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Democrat Disconnect

Posted By B.J. Bethel On August 20, 2010 @ 12:29 am In FrontPage | 12 Comments

With midterm elections approaching and polls showing Republicans set to make gains in both the House and Senate, Democrats are moving to counter conservative momentum. These strategies may remind voters why the party is in such trouble in the first place.

While George W. Bush left office nearly two years ago, don’t expect Democrats to let the former president become a distant memory anytime soon. Bush is set to be a primary focus of struggling Democrats, who saw gains in the last two elections, but are now struggling in polls.

Meanwhile, the White House desperately searches for new villains by adding John Boehner to a list that includes Joe Garton and Mitch McConnell as obstructionist Republicans. Garton made headlines when he said BP was owed an apology from the government in the early days of the disaster. Months later, the White House continues to use his name to conjure up bad feelings for the minority party.

While tarnishing the names of political foes, Democrats have also decided to harness the power of a deep and thoughtful countermovement propaganda campaign. The Agenda Project, a progressive organization, has announced the “F*** Tea Project,” an organization whose purpose is “to dismiss the Tea Party and promote the progressive cause.”

The group symbolizes the disconnect between elitist Washington liberals and the growing populist and libertarian backlash to all things incumbent. The group’s name alone symbolizes the arrogance Democrats have shown toward their own constituents, and just how badly out of touch Beltway liberals are. This isn’t a grassroots group, or a collection of 14-year-olds with bad language. This is a serious political group whose founder, Erica Payne, is a former National Democratic Committee official who helped found Democracy Alliance. The group was responsible for at least $100 million in fundraising for Democratic causes.

Between the profanity and negative campaigning, conspicuous by its absence in these election strategies is the Democratic legislative record. After two years, the party should be able to tout cap-and-trade, Wall Street regulations, health care reform, the auto bailouts, and the stimulus as grand accomplishments. But it can’t. Because most of these policies are deeply unpopular.

Democrat polling woes begin with the flawed notion of electoral salvation through health care reform. It was the Democrats’ false belief that failing to reform health care in the early 1990s is the reason why Republicans swept Democrats out of office in 1994. However, polling has shown the opposite. While most voters want health care reform, they do not approve of the manner in which it was handled. Voters did not approve of the reform that did take place — which was short on market-oriented fixes and long on government heavy-handedness. While polling was favorable in some instances for reform overall, Democrats ignored the fact that most people, some 70-percent, were happy with their present health insurance.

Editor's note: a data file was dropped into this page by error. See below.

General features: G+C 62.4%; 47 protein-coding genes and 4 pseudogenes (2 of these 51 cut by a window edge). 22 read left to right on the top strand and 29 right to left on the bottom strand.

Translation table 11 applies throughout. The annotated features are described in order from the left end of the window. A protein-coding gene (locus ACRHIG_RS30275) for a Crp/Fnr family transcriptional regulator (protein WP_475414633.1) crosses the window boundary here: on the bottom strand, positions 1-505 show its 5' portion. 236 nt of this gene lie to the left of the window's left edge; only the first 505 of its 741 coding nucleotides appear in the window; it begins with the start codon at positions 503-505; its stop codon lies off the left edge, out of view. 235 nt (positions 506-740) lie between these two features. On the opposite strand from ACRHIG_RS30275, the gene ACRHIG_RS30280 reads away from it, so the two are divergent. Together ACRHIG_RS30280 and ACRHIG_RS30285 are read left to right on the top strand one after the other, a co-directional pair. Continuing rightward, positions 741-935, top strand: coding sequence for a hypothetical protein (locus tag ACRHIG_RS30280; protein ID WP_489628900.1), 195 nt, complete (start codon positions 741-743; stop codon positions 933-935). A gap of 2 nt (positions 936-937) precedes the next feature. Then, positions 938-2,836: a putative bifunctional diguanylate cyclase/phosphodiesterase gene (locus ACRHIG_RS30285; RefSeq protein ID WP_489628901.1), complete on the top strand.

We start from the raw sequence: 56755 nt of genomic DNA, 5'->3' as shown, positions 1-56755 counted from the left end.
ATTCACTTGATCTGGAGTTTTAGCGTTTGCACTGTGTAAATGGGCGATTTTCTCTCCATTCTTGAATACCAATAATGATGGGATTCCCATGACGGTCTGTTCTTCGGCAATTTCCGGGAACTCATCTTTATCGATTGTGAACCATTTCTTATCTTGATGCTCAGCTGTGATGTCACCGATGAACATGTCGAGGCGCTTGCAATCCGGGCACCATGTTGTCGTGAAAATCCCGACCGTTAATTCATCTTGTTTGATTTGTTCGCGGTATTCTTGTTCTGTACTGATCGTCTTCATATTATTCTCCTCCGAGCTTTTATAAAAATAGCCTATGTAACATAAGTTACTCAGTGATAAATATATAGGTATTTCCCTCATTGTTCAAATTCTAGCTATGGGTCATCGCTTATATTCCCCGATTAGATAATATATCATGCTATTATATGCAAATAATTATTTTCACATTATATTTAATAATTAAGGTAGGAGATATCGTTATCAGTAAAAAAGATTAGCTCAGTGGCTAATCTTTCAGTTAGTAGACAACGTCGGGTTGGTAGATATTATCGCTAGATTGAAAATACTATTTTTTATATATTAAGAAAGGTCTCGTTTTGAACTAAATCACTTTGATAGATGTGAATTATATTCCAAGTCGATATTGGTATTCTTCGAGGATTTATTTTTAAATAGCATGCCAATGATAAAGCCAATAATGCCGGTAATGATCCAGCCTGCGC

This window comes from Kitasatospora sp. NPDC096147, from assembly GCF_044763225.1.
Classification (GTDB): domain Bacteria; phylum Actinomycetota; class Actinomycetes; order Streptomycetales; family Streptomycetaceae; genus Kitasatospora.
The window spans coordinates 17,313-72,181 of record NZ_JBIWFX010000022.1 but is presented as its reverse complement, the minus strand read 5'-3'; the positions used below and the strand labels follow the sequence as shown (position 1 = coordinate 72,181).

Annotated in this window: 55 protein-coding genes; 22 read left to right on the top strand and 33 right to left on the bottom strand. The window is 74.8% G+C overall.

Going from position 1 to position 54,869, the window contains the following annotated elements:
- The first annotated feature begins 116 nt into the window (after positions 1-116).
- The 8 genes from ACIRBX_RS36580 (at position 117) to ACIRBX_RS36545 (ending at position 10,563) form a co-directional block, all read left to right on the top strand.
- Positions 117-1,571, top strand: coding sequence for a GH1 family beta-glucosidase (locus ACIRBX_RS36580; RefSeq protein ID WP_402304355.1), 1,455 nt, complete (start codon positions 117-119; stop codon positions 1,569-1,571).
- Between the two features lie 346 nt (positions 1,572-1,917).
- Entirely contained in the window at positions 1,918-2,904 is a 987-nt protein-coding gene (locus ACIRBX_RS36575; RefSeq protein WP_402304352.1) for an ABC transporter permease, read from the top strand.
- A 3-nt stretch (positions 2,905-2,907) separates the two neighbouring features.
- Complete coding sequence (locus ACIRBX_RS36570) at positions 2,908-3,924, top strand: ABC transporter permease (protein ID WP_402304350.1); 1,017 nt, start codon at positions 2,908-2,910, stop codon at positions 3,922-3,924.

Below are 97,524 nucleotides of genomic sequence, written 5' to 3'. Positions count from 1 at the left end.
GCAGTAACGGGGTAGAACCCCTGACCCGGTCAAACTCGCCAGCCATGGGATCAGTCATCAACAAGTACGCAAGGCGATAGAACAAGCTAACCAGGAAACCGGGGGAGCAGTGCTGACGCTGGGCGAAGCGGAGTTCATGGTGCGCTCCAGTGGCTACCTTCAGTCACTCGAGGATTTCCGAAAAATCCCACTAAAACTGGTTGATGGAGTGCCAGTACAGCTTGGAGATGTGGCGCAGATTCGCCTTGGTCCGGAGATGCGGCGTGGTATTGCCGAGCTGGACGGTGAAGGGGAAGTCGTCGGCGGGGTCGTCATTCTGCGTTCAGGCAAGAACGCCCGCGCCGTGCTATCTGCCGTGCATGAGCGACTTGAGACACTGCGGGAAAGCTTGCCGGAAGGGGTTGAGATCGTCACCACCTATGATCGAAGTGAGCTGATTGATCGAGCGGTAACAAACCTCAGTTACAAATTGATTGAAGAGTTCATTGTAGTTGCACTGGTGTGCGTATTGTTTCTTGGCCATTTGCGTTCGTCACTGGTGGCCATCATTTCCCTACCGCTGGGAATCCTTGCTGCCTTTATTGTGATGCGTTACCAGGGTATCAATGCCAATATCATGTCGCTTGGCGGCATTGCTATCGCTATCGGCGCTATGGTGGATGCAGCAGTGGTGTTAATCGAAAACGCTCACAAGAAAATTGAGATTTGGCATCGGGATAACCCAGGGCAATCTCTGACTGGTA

Yet, all of the same complaints remain: The two years spent on passing the legislation has doomed Democrats, while the economy has failed to recover. The Obama stimulus package came on the heels of an already unpopular TARP bailout by Bush. With spending at record levels, confidence in the American economy has fallen. Obama’s promises of unemployment staying below 8-percent are long and distant memories. Unemployment has hovered near 10 for over a year, and much higher in struggling industrial states where Democrats made major gains the last two elections.

To counter their own failures, Democrats are attempting to remind voters of who they replaced, namely Bush, who they say sank the economy by kowtowing to corporate-Wall Street interests. A dubious connection to make, given the dirty hands of those like Charles Rangel, Maxine Waters, Chris Dodd and federal institutions like Fannie Mae and Freddie Mac.

There are numerous problems with this strategy. The statute of limitations on blaming the White House predecessor has long-since passed. The open condemnation of Bush by Obama, in press conference after press conference, fell strikingly flat. It was also unprecedented. New presidents take responsibility for the present condition of the country they govern, but this was lost on Obama and hasn’t reflected well upon him.  It ran opposite of the hope-and-change feel-good rhetoric the Obama campaign was founded on. Despite this, the administration is set on picking fights with the old administration, as well as dissenters in the media such as Jim Cramer, Rush Limbaugh and others.

This strategy has been a failure for many reasons. Republicans such as McConnell or Boehner have little public recognition outside of Washington or circles where partisan minds are already made. Turning its focus to Bush hasn’t work, but the party with an unpopular agenda is finding it has little choice.

With such an untenable position, no wonder Democrats are lashing out with groups using expletive-laden names and dubious agendas. And it’s no wonder why voters are lashing out. In the months leading into the 2010 midterms, Democrats have showed they aren’t capable of a serious campaign, let alone serious government.

B.J. Bethel is a journalist based in the Midwest and writes about politics, sports and film.


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